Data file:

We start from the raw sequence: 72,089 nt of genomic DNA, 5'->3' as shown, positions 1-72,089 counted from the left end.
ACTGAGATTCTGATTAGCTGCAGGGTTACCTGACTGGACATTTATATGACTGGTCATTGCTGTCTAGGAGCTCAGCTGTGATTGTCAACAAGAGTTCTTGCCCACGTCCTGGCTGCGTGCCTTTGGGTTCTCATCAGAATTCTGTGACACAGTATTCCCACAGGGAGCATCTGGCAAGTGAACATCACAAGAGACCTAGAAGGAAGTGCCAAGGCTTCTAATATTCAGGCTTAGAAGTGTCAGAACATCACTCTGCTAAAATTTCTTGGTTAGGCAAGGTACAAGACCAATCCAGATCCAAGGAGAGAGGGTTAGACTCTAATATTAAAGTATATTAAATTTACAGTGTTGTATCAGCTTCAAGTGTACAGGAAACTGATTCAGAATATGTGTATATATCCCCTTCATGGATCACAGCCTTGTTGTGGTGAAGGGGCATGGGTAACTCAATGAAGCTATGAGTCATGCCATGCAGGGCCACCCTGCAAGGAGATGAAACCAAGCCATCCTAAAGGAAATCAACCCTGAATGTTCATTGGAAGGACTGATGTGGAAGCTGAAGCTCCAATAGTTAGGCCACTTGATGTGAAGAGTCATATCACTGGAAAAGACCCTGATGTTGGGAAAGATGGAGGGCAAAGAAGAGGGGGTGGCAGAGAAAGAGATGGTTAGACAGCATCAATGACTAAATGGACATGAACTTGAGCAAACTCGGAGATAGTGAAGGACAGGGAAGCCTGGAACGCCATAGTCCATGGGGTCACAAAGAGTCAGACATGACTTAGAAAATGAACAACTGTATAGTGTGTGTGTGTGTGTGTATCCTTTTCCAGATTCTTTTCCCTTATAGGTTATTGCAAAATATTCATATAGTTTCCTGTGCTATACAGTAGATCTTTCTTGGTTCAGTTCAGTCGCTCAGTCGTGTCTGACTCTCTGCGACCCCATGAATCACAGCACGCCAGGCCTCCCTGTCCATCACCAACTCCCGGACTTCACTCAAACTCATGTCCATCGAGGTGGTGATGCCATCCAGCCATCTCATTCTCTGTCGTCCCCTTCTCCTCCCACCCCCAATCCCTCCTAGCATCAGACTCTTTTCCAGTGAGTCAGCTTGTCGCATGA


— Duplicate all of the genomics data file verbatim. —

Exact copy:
We start from the raw sequence: 72,089 nt of genomic DNA, 5'->3' as shown, positions 1-72,089 counted from the left end.
ACTGAGATTCTGATTAGCTGCAGGGTTACCTGACTGGACATTTATATGACTGGTCATTGCTGTCTAGGAGCTCAGCTGTGATTGTCAACAAGAGTTCTTGCCCACGTCCTGGCTGCGTGCCTTTGGGTTCTCATCAGAATTCTGTGACACAGTATTCCCACAGGGAGCATCTGGCAAGTGAACATCACAAGAGACCTAGAAGGAAGTGCCAAGGCTTCTAATATTCAGGCTTAGAAGTGTCAGAACATCACTCTGCTAAAATTTCTTGGTTAGGCAAGGTACAAGACCAATCCAGATCCAAGGAGAGAGGGTTAGACTCTAATATTAAAGTATATTAAATTTACAGTGTTGTATCAGCTTCAAGTGTACAGGAAACTGATTCAGAATATGTGTATATATCCCCTTCATGGATCACAGCCTTGTTGTGGTGAAGGGGCATGGGTAACTCAATGAAGCTATGAGTCATGCCATGCAGGGCCACCCTGCAAGGAGATGAAACCAAGCCATCCTAAAGGAAATCAACCCTGAATGTTCATTGGAAGGACTGATGTGGAAGCTGAAGCTCCAATAGTTAGGCCACTTGATGTGAAGAGTCATATCACTGGAAAAGACCCTGATGTTGGGAAAGATGGAGGGCAAAGAAGAGGGGGTGGCAGAGAAAGAGATGGTTAGACAGCATCAATGACTAAATGGACATGAACTTGAGCAAACTCGGAGATAGTGAAGGACAGGGAAGCCTGGAACGCCATAGTCCATGGGGTCACAAAGAGTCAGACATGACTTAGAAAATGAACAACTGTATAGTGTGTGTGTGTGTGTGTATCCTTTTCCAGATTCTTTTCCCTTATAGGTTATTGCAAAATATTCATATAGTTTCCTGTGCTATACAGTAGATCTTTCTTGGTTCAGTTCAGTCGCTCAGTCGTGTCTGACTCTCTGCGACCCCATGAATCACAGCACGCCAGGCCTCCCTGTCCATCACCAACTCCCGGACTTCACTCAAACTCATGTCCATCGAGGTGGTGATGCCATCCAGCCATCTCATTCTCTGTCGTCCCCTTCTCCTCCCACCCCCAATCCCTCCTAGCATCAGACTCTTTTCCAGTGAGTCAGCTTGTCGCATGA